Slow Down, De-Stress
It is arguable that stress is the plague of our time and culture. Many of us maintain the lightning pace of our lives via adrenaline. Our adrenal glands and nervous system work overtime to keep us on track. The adrenals are meant to help us through occasional stressful situations, not the steady onslaught of a packed schedule. Without occasional rest, they wear down. When they wear down we become tired and feel stressed.
Slow movement may alter our physiological balance in a way that is replenishing to our nervous system. Roger Cole, Ph.D., is a yoga teacher and research scientist who specializes in the physiology of relaxation, sleep and biological rhythms. He studies the benefit of slow movements, such as yoga and tai chi, on the human nervous system.
“They provide steady, gentle, pleasant input to the nervous system from kinesthetic sensors in the body (muscle spindle stretch receptors, golgi tendon organs, joint position sensors),” he says. “Just as when we get a massage, this could help induce reflex relaxation of the muscles and make us feel mentally safe, reducing the ‘fight-or-flight’ response the brain (and thereby reducing the levels of stress hormones circulating in the bloodstream).”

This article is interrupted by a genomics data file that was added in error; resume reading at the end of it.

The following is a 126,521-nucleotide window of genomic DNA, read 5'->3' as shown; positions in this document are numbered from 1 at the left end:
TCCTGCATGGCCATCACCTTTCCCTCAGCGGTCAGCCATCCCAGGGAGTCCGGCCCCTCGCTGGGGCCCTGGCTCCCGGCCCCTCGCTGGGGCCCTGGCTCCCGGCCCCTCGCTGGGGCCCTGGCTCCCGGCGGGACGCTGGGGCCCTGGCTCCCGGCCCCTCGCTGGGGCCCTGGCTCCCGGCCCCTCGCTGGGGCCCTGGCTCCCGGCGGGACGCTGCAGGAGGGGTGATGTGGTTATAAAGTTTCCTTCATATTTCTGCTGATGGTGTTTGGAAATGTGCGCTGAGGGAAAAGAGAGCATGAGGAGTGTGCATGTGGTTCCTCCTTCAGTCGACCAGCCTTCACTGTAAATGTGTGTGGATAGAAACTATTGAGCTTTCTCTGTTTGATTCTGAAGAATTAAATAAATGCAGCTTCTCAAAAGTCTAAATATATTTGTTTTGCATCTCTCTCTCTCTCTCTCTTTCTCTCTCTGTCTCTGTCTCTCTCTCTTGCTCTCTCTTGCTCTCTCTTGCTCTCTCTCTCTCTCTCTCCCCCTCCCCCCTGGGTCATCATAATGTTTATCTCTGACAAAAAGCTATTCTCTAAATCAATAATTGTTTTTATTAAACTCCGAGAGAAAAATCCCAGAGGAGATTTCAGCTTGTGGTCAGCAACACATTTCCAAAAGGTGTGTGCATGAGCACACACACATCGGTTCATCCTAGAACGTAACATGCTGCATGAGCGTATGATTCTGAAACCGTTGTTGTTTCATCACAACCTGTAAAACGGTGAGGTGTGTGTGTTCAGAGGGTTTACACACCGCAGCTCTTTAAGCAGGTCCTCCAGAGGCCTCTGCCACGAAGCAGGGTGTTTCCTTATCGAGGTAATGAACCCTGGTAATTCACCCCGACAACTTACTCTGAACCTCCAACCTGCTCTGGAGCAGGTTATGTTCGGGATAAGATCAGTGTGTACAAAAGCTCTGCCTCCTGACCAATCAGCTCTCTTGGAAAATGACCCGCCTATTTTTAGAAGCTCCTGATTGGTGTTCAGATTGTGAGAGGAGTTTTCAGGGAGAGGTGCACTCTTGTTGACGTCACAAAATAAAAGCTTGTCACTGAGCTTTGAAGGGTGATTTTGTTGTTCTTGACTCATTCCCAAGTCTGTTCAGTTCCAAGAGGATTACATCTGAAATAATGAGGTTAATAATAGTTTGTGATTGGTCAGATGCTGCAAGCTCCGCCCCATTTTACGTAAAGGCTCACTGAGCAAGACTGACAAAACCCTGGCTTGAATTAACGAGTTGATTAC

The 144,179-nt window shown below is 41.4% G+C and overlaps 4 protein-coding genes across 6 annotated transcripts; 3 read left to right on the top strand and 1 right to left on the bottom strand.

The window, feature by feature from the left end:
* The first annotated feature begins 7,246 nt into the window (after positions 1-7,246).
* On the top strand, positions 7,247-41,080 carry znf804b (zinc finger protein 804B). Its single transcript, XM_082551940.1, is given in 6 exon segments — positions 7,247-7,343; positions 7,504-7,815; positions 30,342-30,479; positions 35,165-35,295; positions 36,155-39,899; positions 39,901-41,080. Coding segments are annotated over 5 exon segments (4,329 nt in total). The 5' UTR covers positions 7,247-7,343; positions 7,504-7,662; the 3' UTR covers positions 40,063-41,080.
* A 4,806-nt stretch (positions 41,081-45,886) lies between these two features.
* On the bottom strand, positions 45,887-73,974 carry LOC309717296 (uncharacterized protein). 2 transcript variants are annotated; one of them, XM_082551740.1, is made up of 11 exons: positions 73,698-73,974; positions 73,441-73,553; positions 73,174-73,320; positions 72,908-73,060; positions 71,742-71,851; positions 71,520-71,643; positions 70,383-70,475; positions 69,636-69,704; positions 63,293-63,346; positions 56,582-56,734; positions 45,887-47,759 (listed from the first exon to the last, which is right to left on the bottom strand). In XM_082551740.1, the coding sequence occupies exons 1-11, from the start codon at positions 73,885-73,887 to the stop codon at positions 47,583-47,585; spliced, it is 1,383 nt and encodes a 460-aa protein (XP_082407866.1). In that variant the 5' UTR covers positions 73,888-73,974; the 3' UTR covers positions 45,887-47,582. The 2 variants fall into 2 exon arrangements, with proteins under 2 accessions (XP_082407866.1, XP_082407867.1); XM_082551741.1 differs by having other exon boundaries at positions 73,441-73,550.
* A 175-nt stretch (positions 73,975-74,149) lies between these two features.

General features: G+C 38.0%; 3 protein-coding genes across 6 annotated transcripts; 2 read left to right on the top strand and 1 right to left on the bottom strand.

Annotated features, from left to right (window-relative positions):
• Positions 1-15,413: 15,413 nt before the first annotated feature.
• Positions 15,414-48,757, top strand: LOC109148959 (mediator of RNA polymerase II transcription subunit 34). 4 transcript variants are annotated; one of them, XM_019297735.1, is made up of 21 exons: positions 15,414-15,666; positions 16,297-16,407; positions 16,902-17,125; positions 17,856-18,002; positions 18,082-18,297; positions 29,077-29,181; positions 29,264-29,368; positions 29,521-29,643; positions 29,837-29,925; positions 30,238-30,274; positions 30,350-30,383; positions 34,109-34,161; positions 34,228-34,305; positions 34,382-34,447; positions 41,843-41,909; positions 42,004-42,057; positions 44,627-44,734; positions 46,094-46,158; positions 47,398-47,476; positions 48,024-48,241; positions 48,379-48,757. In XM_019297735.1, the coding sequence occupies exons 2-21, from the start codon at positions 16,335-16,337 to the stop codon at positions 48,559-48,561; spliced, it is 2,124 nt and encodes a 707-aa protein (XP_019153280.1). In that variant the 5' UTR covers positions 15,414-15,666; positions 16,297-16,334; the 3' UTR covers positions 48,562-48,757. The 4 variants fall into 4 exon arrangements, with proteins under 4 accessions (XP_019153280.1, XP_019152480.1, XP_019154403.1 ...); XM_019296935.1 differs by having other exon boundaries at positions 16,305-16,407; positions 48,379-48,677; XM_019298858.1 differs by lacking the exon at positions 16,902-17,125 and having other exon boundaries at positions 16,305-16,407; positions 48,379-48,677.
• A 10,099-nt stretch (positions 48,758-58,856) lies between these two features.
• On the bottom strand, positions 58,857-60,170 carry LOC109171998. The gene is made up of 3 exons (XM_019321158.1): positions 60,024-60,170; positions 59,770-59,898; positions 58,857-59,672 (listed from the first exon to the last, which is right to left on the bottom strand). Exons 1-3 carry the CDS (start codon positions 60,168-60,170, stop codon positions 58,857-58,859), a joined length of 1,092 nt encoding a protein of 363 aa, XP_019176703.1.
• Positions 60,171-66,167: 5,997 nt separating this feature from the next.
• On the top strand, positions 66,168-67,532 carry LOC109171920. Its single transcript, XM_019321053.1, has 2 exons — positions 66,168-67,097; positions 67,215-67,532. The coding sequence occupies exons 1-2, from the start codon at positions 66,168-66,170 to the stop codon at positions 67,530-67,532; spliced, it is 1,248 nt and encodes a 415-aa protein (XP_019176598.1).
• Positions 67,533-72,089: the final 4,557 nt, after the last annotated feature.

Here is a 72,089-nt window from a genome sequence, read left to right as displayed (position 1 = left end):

How Slowing Down Might Actually Make You More Productive
Perhaps the physiological benefits of slowing down might even increase our ability to accomplish what we need to do. When I take time each day to drop my schedule and do something completely unrelated to work or to do nothing at all, I come back to my responsibilities with more clarity and equanimity. Some days may allow an hour to slow down; others may not.
On the more tightly scheduled days I might do something simple. This could include:
- taking a leisurely walk around the block
- practicing a few yoga asanas
- mindfully washing the dishes
- playing with my cats
- savoring my dinner
- mindfully drinking a cup of tea
It doesn’t matter what I do to. What matters is that I allow myself to visit the moment fully, to experience its richness and beauty. How much work I accomplish is less important than the spirit and care I bring to what I do. Slowing the pace of our lives transforms the mundane into the transcendent. It teaches us how much there is to appreciate in simplicity.